Stereoselective C-N Ring Construction
Several new methods for C-N ring construction based on enantioselective addition to imines have been reported. Michael J. Krische of University of Texas at Austin has used (J. Am. Chem. Soc. 2007, 129, 7242. ) his Rh-mediated reductive dimerization of acetylene to effect enantioselective homologation of N-sulfonyl imines such as 1 to give dienes such as 2. N-Alkylation followed by alkene metathesis converted 2 into 3. William D. Wulff of Michigan State University, in another sort of imine addition, has established (J. Am. Chem. Soc. 2007, 129, 7216. ) that by using a super stoichiometric amount of Lewis acid to trap the product from the addition of 4 to 5, a catalytic amount of the VAPOL (6) effectively directed the addition. Ramón Gómez Arrayás and Juan C. Carretero of the Universidad Autónoma de Madrid have described (J. Am. Chem. Soc. 2007, 129, 1480. ) a conceptually-complementary approach. Glenn C. Micalizio of Yale University has shown (J. Am. Chem. Soc. 2007, 129, 7514. ) that Ti-mediated coupling of 8 with 9 proceeded with ≥ 50:1 diastereoselectivity, leading to the piperidine 11. Coupling of 8 with the (mismatched) enantiomer of 9 led to a mixture of three diastereomers in a ratio of 6 : 3 : 1.
Just three years ago, intramolecular hydroamination, as in the conversion of 12 to 13, was just being developed as a synthetic method. Now, Laurel L. Schafer has devised (Angew. Chem. Int. Ed. 2007, 46, 354. ) a Zr catalyst that directed the cyclization of the prochiral diene 12 not just with high enantioselectivity, but also with substantial diastereocontrol. F. Dean Toste of the University of California, Berkeley, has created (J. Am. Chem. Soc. 2007, 129, 2452, ; Science 2007, 317, 496. ) enantioselective Au catalysts for the electronically very different hydroamination of allenes such as 15.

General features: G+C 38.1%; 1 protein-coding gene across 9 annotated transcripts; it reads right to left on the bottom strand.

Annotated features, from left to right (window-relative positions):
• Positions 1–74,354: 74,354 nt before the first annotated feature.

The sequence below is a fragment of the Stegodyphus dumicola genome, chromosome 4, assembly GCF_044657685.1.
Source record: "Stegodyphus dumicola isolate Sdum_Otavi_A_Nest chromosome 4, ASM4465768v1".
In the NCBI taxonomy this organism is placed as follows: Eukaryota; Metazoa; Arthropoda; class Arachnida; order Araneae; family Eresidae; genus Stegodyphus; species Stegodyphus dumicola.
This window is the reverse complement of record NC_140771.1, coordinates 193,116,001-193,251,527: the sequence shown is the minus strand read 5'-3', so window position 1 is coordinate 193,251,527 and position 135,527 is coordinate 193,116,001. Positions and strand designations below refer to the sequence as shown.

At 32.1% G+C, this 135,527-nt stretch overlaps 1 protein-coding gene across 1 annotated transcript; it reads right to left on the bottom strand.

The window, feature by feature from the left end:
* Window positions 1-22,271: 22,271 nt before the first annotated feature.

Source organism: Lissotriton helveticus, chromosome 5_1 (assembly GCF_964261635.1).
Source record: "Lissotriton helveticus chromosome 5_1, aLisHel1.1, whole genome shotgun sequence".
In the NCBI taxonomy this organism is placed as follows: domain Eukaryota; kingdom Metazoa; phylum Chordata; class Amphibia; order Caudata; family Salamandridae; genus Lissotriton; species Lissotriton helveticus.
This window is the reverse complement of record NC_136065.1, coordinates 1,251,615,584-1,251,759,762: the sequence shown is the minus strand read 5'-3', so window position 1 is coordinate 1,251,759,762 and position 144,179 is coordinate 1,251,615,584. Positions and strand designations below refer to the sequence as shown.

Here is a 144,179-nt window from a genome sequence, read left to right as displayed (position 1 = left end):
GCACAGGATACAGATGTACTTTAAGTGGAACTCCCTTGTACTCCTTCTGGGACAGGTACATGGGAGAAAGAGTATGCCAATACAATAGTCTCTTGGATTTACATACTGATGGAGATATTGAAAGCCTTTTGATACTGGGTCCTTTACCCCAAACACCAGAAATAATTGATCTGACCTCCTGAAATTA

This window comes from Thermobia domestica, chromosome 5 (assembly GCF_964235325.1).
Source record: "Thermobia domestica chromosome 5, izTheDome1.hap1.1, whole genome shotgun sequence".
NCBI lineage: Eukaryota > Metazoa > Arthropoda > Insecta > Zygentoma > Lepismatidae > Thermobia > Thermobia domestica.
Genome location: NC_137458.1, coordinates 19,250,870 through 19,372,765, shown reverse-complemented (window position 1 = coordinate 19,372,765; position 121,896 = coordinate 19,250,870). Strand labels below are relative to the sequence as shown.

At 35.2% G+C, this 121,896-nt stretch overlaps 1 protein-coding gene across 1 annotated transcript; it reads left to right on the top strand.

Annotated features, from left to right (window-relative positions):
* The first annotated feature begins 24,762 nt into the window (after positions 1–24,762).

Amir H. Hoveyda of Boston College has created (Angew. Chem. Int. Ed. 2007, 46, 4534. ) enantioselective Ru alkene metathesis catalysts. Using such a catalyst, he was able to convert prochiral bicyclic protected amines such as 17 into piperidines such as 18 with high ee.
Other routes to highly-substituted pyrrolidines have been reported. Shu Kobayashi of the University of Tokyo has devised (J. Am. Chem. Soc. 2007, 129, 5364. ) a catalyst for the Michael addition of amino ester derivatives such as 20 to acrylates such as 19. The enolate so generated added to the imine to give 21 with high relative and absolute stereocontrol. Babak Borhan of Michigan State University observed (J. Am. Chem. Soc. 2007, 129, 3794. ) that acetylide added to the aziridine aldehyde 22 to give 23 with high diastereoselectivity. Under carefully defined conditions, 23 underwent Payne rearrangement to liberate the sulfonamide anion, which then added to the pendant alkyne, to give 24. Professor Borhan has also (J. Am. Chem. Soc. 2007, 129, 1996. ) reported an alternative approach to highly substituted pyrrolidines.